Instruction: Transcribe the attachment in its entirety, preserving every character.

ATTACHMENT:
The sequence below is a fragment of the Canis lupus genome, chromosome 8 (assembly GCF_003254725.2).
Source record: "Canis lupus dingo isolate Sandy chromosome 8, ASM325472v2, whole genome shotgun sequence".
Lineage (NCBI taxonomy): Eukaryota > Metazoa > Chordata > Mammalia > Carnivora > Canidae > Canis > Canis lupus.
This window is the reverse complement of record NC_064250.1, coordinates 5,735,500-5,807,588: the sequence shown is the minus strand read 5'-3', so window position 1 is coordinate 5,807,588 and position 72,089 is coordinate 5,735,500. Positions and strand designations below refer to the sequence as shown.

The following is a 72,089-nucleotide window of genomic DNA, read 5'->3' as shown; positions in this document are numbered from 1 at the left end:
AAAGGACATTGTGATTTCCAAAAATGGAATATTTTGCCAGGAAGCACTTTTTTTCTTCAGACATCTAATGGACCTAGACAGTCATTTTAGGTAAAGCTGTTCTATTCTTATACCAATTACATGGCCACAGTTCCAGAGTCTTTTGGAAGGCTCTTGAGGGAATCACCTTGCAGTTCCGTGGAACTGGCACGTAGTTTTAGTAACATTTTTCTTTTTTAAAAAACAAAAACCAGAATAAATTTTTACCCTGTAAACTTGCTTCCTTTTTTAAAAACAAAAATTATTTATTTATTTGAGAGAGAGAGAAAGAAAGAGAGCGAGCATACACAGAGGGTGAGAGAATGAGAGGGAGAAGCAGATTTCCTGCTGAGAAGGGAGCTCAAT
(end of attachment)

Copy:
The sequence below is a fragment of the Canis lupus genome, chromosome 8 (assembly GCF_003254725.2).
Source record: "Canis lupus dingo isolate Sandy chromosome 8, ASM325472v2, whole genome shotgun sequence".
Lineage (NCBI taxonomy): Eukaryota > Metazoa > Chordata > Mammalia > Carnivora > Canidae > Canis > Canis lupus.
This window is the reverse complement of record NC_064250.1, coordinates 5,735,500-5,807,588: the sequence shown is the minus strand read 5'-3', so window position 1 is coordinate 5,807,588 and position 72,089 is coordinate 5,735,500. Positions and strand designations below refer to the sequence as shown.

The following is a 72,089-nucleotide window of genomic DNA, read 5'->3' as shown; positions in this document are numbered from 1 at the left end:
AAAGGACATTGTGATTTCCAAAAATGGAATATTTTGCCAGGAAGCACTTTTTTTCTTCAGACATCTAATGGACCTAGACAGTCATTTTAGGTAAAGCTGTTCTATTCTTATACCAATTACATGGCCACAGTTCCAGAGTCTTTTGGAAGGCTCTTGAGGGAATCACCTTGCAGTTCCGTGGAACTGGCACGTAGTTTTAGTAACATTTTTCTTTTTTAAAAAACAAAAACCAGAATAAATTTTTACCCTGTAAACTTGCTTCCTTTTTTAAAAACAAAAATTATTTATTTATTTGAGAGAGAGAGAAAGAAAGAGAGCGAGCATACACAGAGGGTGAGAGAATGAGAGGGAGAAGCAGATTTCCTGCTGAGAAGGGAGCTCAAT